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Google Is Paying News Orgs to Publish AI-Generated Garbage

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Google is not done with wreaking havoc with its AI yet.

On Tuesday, AdWeek reported that the company launched a program to pay news organizations to publish articles generated by a limitedly available beta version of an AI product from Google. The partnership, which is currently underway with several publishers, requires the orgs to publish a specific amount of AI-generated content for 12 months in exchange for a “five-figure sum annually.”

“The experimental tool is being responsibly designed to help small, local publishers produce high quality journalism using factual content from public data sources—like a local government’s public information office or health authority,” Google spokesperson Meghann Farnsworth said in a statement to AdWeek. “These tools are not intended to, and cannot, replace the essential role journalists have in reporting, creating and fact-checking their articles.”

This isn’t Google’s first foray into digitally generated journalism. Last year, the company demoed a news article generator to several major publications including The New York Times, The Washington Post, and The Wall Street Journal. However, this latest program seems to be its biggest step yet in actually making AI-generated journalism a reality—and one that has generated a lot of controversy among critics concerned about the product.

“If you are a news outlet who has accepted this meager deal, and especially if you are publishing AI-generated articles without disclaimers, you should be deeply ashamed,” tech columnist Brian Merchant wrote on X.

“[Google is] strong-arming cash-strapped small publishers into polluting the info ecosystem and calling it ‘training,’” Emily Bender, a professor of linguistics at the University of Washington, wrote on X.

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The partnership will undoubtedly be incredibly lucrative to struggling news publications that would otherwise have to pay reporters a five-figure sum to write articles. However, it creates a massive concern that these tools will continue to decimate already depleted newsrooms by replacing actual human workers with a generative AI chatbot. On top of that, there could be an immense erosion of quality and journalistic standards as these bots have a long and sordid history of creating low-quality, plagiarized content.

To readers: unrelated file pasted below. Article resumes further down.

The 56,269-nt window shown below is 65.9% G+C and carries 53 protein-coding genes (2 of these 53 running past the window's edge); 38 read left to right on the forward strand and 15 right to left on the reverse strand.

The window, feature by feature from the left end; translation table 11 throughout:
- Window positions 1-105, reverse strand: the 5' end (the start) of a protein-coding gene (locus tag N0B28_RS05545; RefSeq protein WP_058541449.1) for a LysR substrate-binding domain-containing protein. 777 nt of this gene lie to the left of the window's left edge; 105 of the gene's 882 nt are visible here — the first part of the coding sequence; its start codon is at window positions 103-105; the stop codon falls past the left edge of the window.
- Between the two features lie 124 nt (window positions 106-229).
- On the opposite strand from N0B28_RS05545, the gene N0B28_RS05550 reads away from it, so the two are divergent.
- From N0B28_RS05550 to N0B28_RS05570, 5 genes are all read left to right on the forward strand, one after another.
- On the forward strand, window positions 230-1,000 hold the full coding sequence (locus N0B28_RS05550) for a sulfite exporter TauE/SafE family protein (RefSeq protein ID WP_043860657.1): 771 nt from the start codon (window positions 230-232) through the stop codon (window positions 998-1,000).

The news of the media partnerships comes on the heels of a rough few days for Google. Last Thursday, the company announced that it would be pulling its image generation tool from Gemini, its most powerful generative AI product yet, after it began creating historically-inaccurate images such as Black Nazi soldiers. This sparked an onslaught of controversy primarily from alt-right figures online who decried the AI as “woke.”

The issue has apparently become serious enough that Google CEO Sundar Pichai sent an internal memo to employees on Tuesday saying that the AI was “completely unacceptable,” according to a report in Semafor that was later confirmed by The Verge

“No Al is perfect, especially at this emerging stage of the industry’s development, but we know the bar is high for us and we will keep at it for however long it takes,” Pichai wrote of the Gemini image generator. “And we’ll review what happened and make sure we fix it at scale.”

The episode highlights the surprising stumblings of a once dominant tech company. Ever since OpenAI released ChatGPT in 2022, Google has struggled to play catch up in the world of generative AI. In its efforts to compete, it seems to be rushing out its untested and unready tech—and dragging us all to the bottom with it.



Source: The Daily Beast

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